The illogic, injustice, and moral iniquity of Mearsheimer’s position are self-evident. He urges us to take seriously Putin’s putative fear that NATO, once settled in on Russia’s borders, will invade it. But the thoroughly legitimate, historically well-founded fear, on the part of Russia’s neighbors, that Putin might invade them? That’s something Mearsheimer wants us to dismiss out of hand. Indeed, he wants more: he wants us to accept Russia’s right to invade them. For it’s only Russia’s comfort, Russia’s security, Russia’s inviolability that matters. In Mearsheimer’s eyes, its neighbors’ freedom – including the freedom to form alliances to protect that freedom – is nothing but a provocation.
Here’s a revealing line from Mearsheimer: “The West’s triple package of policies – NATO enlargement, EU expansion, and democracy promotion – added fuel to a fire waiting to ignite.” Read that again. What Mearsheimer’s saying here, basically, is that the West’s very dedication to freedom – and to the defense thereof – represents a provocation to Putin. And why? Pace Mearshimer, it’s not because Putin really thinks we’re going to march on Moscow, but because he’s a dictator who hates freedom. Period.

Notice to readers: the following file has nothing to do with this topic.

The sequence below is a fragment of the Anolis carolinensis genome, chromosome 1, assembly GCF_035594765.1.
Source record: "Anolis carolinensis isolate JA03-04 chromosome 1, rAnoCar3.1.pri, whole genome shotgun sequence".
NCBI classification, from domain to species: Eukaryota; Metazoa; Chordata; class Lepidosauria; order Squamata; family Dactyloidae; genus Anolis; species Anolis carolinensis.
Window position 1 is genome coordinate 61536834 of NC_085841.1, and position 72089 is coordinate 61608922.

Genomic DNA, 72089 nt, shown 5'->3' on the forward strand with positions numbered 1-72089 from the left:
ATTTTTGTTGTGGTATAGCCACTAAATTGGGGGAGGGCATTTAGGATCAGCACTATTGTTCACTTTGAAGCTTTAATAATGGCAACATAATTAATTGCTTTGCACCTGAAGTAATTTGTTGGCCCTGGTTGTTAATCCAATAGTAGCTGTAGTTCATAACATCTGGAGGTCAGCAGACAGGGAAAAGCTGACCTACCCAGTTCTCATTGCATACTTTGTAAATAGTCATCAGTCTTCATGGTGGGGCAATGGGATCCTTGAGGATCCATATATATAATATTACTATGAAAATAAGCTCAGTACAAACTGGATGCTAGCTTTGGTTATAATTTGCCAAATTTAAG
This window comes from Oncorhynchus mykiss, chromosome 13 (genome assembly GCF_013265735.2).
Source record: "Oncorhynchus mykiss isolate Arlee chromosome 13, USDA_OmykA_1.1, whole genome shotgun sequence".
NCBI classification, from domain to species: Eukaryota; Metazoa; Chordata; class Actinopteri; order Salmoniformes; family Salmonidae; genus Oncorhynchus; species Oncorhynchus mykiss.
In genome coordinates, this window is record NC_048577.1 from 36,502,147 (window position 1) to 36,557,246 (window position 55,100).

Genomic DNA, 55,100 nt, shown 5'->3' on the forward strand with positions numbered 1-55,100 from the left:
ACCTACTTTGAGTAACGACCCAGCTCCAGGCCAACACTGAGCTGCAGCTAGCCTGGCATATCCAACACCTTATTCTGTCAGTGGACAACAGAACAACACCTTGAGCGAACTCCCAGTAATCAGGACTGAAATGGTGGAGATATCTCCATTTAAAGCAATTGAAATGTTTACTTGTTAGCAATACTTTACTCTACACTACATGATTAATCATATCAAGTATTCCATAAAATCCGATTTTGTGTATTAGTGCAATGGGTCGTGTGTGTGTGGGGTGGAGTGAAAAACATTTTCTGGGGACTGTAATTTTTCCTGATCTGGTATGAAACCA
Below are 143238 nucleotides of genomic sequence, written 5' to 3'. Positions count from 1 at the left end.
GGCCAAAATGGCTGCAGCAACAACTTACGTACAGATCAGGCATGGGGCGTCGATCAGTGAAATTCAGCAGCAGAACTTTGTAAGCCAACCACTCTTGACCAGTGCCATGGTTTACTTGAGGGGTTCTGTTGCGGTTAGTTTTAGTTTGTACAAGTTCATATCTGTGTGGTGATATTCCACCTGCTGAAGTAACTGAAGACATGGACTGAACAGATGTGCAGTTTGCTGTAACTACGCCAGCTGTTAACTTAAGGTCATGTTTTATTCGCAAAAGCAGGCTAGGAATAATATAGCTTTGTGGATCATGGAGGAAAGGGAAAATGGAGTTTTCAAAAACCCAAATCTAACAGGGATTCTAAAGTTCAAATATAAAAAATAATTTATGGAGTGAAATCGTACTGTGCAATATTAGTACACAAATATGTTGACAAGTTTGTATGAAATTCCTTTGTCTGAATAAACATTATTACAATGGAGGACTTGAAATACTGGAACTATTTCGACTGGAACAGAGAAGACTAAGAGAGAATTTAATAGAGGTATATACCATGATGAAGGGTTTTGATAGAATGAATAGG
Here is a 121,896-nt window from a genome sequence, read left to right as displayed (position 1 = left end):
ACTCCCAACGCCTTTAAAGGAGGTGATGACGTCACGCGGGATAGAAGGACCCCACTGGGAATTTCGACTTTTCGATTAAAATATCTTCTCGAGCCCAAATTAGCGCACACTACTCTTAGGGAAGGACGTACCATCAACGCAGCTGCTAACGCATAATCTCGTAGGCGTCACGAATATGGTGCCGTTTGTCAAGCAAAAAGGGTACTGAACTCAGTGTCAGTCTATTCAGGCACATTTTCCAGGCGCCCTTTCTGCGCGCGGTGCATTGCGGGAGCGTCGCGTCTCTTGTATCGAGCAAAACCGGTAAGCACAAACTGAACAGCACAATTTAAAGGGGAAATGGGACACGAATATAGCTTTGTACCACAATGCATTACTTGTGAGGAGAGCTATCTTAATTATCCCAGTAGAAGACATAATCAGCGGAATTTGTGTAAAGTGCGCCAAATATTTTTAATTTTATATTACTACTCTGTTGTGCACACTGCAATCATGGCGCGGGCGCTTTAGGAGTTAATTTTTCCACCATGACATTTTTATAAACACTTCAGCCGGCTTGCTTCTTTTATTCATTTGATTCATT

There’s a word for Mearsheimer’s kind of thinking. It’s not “realism” or “realpolitik.” It’s “appeasement.” Rank appeasement. Do whatever it takes to keep from rousing the beast. Somehow it’s always OK for Putin to be belligerent; whenever he does so, it’s because he’s worried about us. But if we respond to his aggression in any way other than by stepping meekly back and letting him have his way, then whatever happens is the West’s fault.